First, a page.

DE SIMONE v. SIENA COLLEGE

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Supreme Court, Appellate Division, Third Department, New York.

Michael J. DE SIMONE, Appellant, v. SIENA COLLEGE, Respondent.

Decided: October 30, 1997

Before CARDONA, P.J., and MIKOLL, MERCURE, YESAWICH and CARPINELLO, JJ. Gleason, Dunn, Walsh & O'Shea (Mark T. Walsh, of counsel), Albany, for appellant. Tobin & Dempf (Michael L. Costello, of counsel), Albany, for respondent.

Appeals (1) from an order of the Supreme Court (Hughes, J.), entered May 31, 1996 in Albany County, which, inter alia, granted defendant's motion for summary judgment dismissing the complaint, (2) from an order of said court, entered August 28, 1995 in Albany County, which, inter alia, partially denied plaintiff's cross motion to compel certain discovery, and (3) from an order of said court, entered October 29, 1993 in Albany County, which, inter alia, partially granted defendant's motion for a protective order.

Plaintiff was employed as a nontenured, probationary assistant professor in defendant's accounting department for the 1985-1986 school year with a one-year contract which was renewed for the next three school years.   However, by letter dated April 24, 1989, plaintiff was presented with a proposed contract for the 1989-1990 school year and formally notified that, upon expiration thereof, his employment contract would not be renewed.1  The letter further indicated that the basis for nonrenewal was “the impaired collegiality and confidence between [plaintiff] and [defendant's] Accounting Department”, a situation that arose due to plaintiff's admitted organization and participation in a student protest aimed at the curriculum of the accounting department.   The 1989-1990 contract contained an added provision by the signature lines which stated:  “NOTE:  THIS CONTRACT IS FOR ONE YEAR AND IS NOT RENEWABLE”.   Plaintiff acknowledged that he read and understood the contract and the added provision prior to signing the contract on May 11, 1989.

 In our view, Supreme Court properly granted defendant's motion for summary judgment dismissing plaintiff's breach of contract action.   To the extent that defendant's handbook was incorporated into the parties' employment contract, nothing contained therein or in the contract mandated renewal or substantively limited defendant's discretion in deciding whether to renew a probationary contract (see, DeSimone v. Skidmore Coll., 159 A.D.2d 926, 927, 553 N.Y.S.2d 240).   Thus, upon the expiration of plaintiff's yearly employment contracts, he “became an employee at will and * * * defendant retained an unrestricted right not to renew [his] employment contract[ ]” (Rosen v. Vassar Coll., 135 A.D.2d 248, 251, 525 N.Y.S.2d 399, lv. denied 72 N.Y.2d 805, 532 N.Y.S.2d 755, 528 N.E.2d 1228).   It follows that defendant's exercise of its discretion in favor of nonrenewal did not give rise to a cause of action for breach of contract (see, Harbison v. Mount St. Mary Coll., 211 A.D.2d 697, 622 N.Y.S.2d 72;  Brumbach v. Rensselaer Polytechnic Inst., 126 A.D.2d 841, 842, 510 N.Y.S.2d 762).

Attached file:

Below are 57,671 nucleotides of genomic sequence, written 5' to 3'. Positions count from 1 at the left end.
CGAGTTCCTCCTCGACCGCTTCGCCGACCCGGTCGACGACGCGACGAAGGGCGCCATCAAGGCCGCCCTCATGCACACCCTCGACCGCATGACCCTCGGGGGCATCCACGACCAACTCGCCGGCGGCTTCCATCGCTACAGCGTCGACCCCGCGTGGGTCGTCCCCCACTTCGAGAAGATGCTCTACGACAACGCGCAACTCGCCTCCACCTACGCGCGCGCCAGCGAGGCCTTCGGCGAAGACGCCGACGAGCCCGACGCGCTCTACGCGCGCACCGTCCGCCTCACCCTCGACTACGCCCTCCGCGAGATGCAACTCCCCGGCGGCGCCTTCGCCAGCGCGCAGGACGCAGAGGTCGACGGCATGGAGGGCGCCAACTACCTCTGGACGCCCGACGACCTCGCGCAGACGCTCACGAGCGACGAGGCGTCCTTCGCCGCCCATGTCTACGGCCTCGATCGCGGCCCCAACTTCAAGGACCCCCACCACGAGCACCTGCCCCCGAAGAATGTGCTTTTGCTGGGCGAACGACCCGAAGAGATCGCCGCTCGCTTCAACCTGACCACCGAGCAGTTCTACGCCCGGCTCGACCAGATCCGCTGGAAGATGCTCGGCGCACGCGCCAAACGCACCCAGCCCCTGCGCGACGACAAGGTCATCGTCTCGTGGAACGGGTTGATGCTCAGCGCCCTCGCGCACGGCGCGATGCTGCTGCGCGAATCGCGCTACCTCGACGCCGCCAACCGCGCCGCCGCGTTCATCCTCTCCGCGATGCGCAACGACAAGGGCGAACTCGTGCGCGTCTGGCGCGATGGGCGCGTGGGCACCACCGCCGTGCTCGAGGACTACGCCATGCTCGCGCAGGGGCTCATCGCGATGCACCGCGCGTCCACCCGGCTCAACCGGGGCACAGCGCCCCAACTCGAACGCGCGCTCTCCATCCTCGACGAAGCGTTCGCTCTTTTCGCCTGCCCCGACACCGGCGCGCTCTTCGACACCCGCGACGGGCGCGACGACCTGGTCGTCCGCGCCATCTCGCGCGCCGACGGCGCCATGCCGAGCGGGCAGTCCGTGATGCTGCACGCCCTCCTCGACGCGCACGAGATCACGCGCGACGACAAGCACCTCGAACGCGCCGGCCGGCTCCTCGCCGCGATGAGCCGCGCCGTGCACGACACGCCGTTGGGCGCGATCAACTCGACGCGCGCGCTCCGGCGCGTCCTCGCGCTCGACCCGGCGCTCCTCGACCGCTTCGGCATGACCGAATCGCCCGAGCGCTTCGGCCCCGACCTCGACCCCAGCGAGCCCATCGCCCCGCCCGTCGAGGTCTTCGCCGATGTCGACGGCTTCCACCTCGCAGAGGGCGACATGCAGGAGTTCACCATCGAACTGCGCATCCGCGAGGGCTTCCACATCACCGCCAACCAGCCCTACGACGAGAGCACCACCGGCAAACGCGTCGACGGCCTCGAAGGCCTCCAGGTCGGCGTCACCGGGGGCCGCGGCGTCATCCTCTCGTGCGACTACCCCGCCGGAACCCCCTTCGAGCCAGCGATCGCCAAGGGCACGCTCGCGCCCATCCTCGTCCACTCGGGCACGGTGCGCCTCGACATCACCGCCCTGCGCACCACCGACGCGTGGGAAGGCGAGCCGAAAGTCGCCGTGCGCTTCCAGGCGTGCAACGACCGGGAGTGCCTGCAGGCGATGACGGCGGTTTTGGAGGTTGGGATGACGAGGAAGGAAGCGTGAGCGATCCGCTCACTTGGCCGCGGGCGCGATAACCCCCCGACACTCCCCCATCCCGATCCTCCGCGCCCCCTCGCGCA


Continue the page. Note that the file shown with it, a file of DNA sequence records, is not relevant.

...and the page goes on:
We have examined plaintiff's remaining arguments and find them to be without merit.   For example, there is no dispute that the nonrenewal of plaintiff's contract was related solely to plaintiff's failure to get along with his colleagues (see, e.g., Chen v. Wharton, 112 A.D.2d 636, 492 N.Y.S.2d 494, lv. denied 66 N.Y.2d 602, 496 N.Y.S.2d 1026, 487 N.E.2d 910), as opposed to his teaching skills, which defendant concedes to be excellent.   There was no duty in the contract to automatically renew if plaintiff was found to be an excellent teacher.   Therefore, although written evaluations were called for in the faculty handbook, further evaluations concerning plaintiff's ability as a teacher would have served no purpose.   Assuming plaintiff required an evaluation for other reasons, we note that, in November 1989, defendant offered to evaluate plaintiff for any purpose other than contract renewal, an offer plaintiff apparently did not accept.

 Finally, with respect to the alleged untimeliness of defendant's nonrenewal notice, even assuming a two-day delay in plaintiff's receipt of this notice, such delay was, at worse, a de minimus breach of a nonessential time period and was insufficient to sustain a cause of action for breach of contract under the circumstances of this case.

ORDERED that the order entered May 31, 1996 is affirmed, without costs.

ORDERED that the appeals from orders entered August 28, 1995 and October 29, 1993 are dismissed, as academic, without costs.

FOOTNOTES

1.   Although defendant's faculty handbook states that nontenured professors had to be notified of nonrenewals no later than May 1st of the preceding year, plaintiff claims that he received the letter on May 3, 1989.

CARDONA, Presiding Justice.

MIKOLL, MERCURE, YESAWICH and CARPINELLO, JJ., concur.

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